The table below shows the results of Bloomberg’s survey of economists. It details economists’ expectations for 10-year Treasury yields over the next six months. For those familiar with this survey, we use the quarter-end results closest to six months into the future. See the bottom of the table. Since December 2002 Bloomberg has conducted 104 monthly surveys. Of these, an incredible 100 surveys (96%) have forecasted higher rates over the next six months. To repeat, only four times since 2002 (4%) have economists forecasted lower rates. Those instances are highlighted in red. Even these bullish forecasts can be explained in a bearish light.
In all these cases (highlighted in red, June 2007, June 2008, June 2009 and December 2010), interest rates spiked dramatically higher during the survey period, which can be a week to 10 days long and cover the payroll report, causing some economists’ forecasts that were bearish when given to look bullish when they were finally published (We use the yield on the survey’s release date to grade these results). We do not have the data to adjust for this reporting quirk, but it could very well mean that 100% of these forecasts actually expected higher rates.
Further, as also shown at the bottom of the table, an average of 79% of the respondents in these surveys expect higher rates. In 40 of the 104 (38%) monthly surveys, more than 90% of the respondents were looking for higher interest rates. This includes seven of the last nine surveys back to March 2011. These instances are bold on the table below. To repeat, over one-third of the time a strong consensus of 90+% was looking for higher rates. This includes two months (February 2004 and May 2005) where 100% of the respondents were looking for higher rates.
Do They Even Know Stocks Beat Bonds?
In our latest Total Return Review, we said:
However, as the next table shows, this trend has drastically changed in the wake of the financial crisis. Bonds have completely dominated stocks over every tenor from one-month to 30 years. According to Dr. Siegel’s book, this has not happened in hundreds of years and was never supposed to happen.
Back in November 2010 we noted that bonds had outperformed stocks over the previous 30-year period for the first time since the 19th century. At that time, the outperformance was only a few basis points. Now, thanks to the calendar quirk of bond yields peaking on the last day of the third quarter in 1981, the 30-year total return of bonds has topped stock’s 30-year total return by 69 basis points (10.81% versus 11.50%).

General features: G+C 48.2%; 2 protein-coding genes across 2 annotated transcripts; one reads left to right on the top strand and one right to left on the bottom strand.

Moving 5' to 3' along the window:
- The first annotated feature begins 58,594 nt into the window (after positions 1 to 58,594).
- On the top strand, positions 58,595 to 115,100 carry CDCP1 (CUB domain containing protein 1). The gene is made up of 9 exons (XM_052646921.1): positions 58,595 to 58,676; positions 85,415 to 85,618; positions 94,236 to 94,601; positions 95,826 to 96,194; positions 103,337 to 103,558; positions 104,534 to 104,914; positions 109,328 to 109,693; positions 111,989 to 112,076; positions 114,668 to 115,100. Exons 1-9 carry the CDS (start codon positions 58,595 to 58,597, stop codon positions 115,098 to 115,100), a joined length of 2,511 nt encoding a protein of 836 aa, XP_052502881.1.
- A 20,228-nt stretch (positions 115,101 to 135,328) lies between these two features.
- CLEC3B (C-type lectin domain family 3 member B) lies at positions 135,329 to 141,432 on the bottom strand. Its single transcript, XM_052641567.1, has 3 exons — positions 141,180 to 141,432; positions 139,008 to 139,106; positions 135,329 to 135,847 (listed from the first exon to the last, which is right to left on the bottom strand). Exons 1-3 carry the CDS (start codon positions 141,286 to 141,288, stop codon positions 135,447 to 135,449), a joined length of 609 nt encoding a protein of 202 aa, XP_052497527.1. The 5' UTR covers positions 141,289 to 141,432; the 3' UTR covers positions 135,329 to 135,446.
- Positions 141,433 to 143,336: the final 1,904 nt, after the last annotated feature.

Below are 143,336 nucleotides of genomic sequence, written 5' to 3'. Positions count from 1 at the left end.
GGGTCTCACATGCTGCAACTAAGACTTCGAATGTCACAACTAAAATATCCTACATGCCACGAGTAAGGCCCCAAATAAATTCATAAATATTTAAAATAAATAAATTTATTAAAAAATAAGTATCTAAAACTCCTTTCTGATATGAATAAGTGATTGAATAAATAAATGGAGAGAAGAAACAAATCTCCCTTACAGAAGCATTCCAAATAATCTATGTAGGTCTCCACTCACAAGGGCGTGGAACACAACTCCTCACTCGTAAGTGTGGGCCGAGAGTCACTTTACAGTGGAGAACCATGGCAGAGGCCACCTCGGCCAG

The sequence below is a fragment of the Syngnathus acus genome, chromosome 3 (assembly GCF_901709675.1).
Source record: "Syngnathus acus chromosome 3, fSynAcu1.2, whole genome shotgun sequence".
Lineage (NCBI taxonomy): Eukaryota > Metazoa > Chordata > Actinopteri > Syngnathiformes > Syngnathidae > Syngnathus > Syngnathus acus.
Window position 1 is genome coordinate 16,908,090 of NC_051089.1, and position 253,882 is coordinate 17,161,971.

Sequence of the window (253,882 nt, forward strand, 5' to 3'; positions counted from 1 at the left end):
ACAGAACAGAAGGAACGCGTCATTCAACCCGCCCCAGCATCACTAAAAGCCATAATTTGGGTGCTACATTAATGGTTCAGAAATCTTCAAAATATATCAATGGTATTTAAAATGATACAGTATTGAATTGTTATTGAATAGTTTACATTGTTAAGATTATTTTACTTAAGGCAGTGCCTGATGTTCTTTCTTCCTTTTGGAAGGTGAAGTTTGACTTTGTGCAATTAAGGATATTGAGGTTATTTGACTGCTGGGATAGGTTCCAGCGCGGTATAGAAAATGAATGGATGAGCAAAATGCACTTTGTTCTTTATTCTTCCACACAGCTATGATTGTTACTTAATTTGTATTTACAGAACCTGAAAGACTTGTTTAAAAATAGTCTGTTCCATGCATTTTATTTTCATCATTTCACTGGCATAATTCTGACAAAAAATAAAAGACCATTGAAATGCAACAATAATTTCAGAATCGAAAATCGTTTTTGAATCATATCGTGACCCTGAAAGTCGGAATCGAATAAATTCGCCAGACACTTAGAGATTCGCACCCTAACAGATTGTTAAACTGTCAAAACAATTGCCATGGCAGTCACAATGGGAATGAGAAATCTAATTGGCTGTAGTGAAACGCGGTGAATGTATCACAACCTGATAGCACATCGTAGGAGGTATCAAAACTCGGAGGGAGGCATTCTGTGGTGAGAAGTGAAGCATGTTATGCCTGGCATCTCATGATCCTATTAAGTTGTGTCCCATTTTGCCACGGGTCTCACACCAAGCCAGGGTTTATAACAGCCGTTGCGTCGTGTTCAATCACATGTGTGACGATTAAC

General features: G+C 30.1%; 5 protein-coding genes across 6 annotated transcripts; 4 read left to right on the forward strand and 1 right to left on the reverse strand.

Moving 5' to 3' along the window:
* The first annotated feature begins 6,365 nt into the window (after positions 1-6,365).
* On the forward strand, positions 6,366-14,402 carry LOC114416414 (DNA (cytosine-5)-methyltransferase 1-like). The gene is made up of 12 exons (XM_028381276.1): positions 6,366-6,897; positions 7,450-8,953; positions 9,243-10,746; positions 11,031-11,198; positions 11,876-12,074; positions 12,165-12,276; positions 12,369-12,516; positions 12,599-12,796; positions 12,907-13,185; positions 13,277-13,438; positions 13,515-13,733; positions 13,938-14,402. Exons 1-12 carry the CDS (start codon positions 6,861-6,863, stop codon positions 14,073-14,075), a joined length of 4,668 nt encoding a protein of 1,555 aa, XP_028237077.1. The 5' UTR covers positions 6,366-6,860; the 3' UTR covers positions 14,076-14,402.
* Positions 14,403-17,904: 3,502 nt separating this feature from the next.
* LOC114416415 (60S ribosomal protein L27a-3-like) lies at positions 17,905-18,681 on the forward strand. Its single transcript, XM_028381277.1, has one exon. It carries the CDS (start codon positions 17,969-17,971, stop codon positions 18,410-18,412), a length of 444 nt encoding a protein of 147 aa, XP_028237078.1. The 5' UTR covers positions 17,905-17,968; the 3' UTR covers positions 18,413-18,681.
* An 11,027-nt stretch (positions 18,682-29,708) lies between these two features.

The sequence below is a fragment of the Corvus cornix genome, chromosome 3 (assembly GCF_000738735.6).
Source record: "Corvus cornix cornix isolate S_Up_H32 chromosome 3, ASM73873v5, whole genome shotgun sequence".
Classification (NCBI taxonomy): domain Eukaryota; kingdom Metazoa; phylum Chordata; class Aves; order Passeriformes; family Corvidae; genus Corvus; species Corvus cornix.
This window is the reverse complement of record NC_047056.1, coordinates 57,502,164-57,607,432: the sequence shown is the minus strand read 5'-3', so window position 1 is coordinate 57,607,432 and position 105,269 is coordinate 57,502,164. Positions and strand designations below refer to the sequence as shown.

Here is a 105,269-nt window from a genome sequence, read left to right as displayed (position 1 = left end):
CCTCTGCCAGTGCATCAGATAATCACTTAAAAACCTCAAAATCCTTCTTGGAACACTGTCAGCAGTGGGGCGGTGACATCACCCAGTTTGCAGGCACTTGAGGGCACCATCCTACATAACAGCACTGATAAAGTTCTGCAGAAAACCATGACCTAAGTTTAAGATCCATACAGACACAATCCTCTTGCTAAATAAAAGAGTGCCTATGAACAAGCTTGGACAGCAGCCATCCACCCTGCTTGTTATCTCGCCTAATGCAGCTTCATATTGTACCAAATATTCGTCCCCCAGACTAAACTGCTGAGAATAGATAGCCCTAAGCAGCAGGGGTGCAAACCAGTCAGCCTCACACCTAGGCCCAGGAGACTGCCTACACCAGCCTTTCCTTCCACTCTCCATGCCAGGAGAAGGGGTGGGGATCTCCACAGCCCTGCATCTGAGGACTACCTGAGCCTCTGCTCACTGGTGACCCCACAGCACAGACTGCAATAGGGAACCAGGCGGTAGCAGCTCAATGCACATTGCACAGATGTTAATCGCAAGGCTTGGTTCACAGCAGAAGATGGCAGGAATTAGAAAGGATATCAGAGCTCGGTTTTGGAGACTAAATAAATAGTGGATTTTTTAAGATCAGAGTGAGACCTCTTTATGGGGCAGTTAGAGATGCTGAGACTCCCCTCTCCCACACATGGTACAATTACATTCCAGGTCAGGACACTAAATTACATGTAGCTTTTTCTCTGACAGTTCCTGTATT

We have called the generation outperformance of bonds over stocks the biggest investment theme everyone has gotten wrong. Over the years, when we note this, many say this is the most bullish argument they have ever heard for stocks. However, as the table above highlights, this argument has been made for years and been wrong for years. Why?
Do Bond Buyers Care About Their Price?
In an August post we asked Who Is Buying Treasuries? In it, we noted that bonds have had a series of “price insensitive” buyers. This began with the Bank of Japan from the late 1990s to 2003. Then it was the Bank of China from 2003 to 2008. Finally the Federal Reserve stepped in with its QE “money printing” from 2008 to present. Those arguing that bonds have little value (an argument we are sympathetic with) assume that the bond market is bought by investors who care about value. Since the dominant player has been central banks, this has not been the case. Add to this the fact that bonds offer a place to hide in the midst of great volatility and the poor returns of “risk-on” markets. Add this all up and the standard bearish bond market forecast has not worked.
These bearish forecasts will only prove to be correct once the dominant buyer of bonds is someone who cares about value. That means no Federal Reserve printing money, no Bank of China and no scared money hiding from a potential loss in risky markets. That is not happening anytime soon. So while we agree that bonds offer little value relative to stocks, we do not look for the markets to correct this anytime soon.
To borrow a phrase from John Meynard Keynes, the Federal Reserve’s printing press can run longer than most can remain solvent in waiting for yields to go up.
Bianco Research, October 18, 2011